As a consumer, if a shop is open to the public you assume that business owner has matured socially, spiritually, ethically, and morally to accept all persons, potential repeat customers, as well as potential word-of-mouth advertising, into their store. You never expect to be turned away or to have to disclaim who you are before you begin to browse and prove you deserve to give them your business once you have made your choices.
Also, as a business owner, especially if you are Christian, how do you know God didn’t send that gay couple into your shop to test your compassion? To help you expand your ability toward good will?
Now, re: the pizza gofundme:
This particular portion of the post isn’t concerned with the act of bigotry, nor the pizza establishment, nor the media’s role in spinning this way out of control, but rather the gofundme that raised an astounding $842 grand in 48 hrs for a hypothetical situation. Misrepresented facts or not, overblown inappropriate Yelp reviews or not, these donations, tiny hate packages by anonymous cowards, came through because people support the concept of using your spirituality or religion to inform and justify discrimination.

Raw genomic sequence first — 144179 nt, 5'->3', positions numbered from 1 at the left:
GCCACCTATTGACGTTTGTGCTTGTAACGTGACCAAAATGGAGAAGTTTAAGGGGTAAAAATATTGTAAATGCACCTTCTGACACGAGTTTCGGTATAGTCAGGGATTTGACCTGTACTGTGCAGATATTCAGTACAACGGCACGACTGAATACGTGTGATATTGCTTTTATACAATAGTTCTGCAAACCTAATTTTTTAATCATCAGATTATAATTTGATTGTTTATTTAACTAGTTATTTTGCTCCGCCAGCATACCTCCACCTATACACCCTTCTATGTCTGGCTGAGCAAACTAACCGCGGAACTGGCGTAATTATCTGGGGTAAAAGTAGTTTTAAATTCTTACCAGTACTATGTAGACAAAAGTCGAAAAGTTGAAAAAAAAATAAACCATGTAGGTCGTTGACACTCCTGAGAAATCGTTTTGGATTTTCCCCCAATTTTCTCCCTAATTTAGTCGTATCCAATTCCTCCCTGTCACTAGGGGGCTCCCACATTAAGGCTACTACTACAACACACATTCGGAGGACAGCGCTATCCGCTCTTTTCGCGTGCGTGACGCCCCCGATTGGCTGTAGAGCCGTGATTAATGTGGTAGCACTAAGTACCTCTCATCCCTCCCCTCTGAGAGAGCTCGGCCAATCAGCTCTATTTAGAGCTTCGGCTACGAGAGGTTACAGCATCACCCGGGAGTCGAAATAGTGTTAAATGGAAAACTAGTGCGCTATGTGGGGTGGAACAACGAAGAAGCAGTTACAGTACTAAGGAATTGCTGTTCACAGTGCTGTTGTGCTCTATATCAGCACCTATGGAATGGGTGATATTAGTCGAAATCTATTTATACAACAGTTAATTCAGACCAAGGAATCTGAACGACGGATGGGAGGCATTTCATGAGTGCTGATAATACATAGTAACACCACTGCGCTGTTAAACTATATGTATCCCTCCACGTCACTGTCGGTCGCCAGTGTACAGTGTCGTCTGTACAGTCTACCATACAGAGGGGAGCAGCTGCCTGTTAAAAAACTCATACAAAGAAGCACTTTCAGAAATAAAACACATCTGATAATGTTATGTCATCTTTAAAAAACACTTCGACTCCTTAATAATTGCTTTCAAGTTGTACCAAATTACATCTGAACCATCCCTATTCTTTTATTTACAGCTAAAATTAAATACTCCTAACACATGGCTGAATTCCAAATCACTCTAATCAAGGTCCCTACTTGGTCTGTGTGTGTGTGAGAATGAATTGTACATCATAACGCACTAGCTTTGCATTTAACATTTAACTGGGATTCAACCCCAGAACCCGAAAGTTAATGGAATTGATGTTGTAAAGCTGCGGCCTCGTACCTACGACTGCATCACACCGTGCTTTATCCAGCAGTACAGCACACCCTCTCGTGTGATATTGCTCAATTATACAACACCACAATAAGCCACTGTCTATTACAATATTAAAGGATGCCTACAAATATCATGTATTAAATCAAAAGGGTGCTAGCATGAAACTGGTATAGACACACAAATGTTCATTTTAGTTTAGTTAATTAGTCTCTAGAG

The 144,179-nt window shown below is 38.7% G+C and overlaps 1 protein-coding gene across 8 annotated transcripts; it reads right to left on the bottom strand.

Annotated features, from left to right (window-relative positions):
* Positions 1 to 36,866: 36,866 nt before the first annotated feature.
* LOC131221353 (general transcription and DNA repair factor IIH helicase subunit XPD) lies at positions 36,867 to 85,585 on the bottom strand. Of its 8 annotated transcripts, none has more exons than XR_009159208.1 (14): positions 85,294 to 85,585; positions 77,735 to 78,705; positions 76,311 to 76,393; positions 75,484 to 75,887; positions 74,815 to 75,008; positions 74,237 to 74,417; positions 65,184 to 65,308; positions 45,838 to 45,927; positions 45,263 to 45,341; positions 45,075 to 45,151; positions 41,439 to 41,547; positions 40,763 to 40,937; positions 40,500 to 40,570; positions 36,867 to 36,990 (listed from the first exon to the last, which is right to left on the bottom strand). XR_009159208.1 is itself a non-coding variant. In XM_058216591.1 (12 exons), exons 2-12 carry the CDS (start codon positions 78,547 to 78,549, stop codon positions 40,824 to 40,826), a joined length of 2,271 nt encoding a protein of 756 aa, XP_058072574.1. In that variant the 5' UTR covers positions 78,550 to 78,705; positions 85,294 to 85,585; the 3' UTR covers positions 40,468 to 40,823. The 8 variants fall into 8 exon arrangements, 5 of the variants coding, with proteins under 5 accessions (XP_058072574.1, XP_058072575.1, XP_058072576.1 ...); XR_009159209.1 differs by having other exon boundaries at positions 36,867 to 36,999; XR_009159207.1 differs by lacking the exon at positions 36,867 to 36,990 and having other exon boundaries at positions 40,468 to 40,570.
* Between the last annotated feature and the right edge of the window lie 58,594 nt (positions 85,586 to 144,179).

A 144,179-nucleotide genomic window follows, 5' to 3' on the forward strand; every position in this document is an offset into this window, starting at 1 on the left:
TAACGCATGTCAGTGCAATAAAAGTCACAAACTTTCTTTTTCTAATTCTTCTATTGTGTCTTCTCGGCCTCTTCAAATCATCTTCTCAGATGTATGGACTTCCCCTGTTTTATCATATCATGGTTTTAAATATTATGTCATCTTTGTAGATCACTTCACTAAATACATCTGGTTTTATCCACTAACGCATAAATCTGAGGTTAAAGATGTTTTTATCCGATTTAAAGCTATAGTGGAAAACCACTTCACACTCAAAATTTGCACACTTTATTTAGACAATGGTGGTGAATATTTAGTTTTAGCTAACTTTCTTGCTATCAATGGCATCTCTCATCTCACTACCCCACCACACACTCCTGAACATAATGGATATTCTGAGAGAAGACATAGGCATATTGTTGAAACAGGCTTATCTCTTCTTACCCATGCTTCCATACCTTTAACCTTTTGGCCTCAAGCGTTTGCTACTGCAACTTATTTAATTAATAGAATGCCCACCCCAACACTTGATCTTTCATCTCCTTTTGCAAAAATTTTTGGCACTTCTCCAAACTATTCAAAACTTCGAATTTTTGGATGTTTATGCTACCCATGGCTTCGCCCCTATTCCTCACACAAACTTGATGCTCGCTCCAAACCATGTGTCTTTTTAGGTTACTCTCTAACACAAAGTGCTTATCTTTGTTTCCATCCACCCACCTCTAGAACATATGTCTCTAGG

This is a strange story to say the least and, honestly, I have a hard time processing the entirety of it – esp. in terms of ‘businesses right to refuse service’ – I certainly feel that businesses have the right to refuse service from time-to-time, esp creative businesses – I would never want to design anything that perpetuates oppression from cakes to prisons – but the fundamental is clear; its one thing to be a bigot. its wholly something else and a different-sort-of scary to give money in support of hypothetical notions of oppression.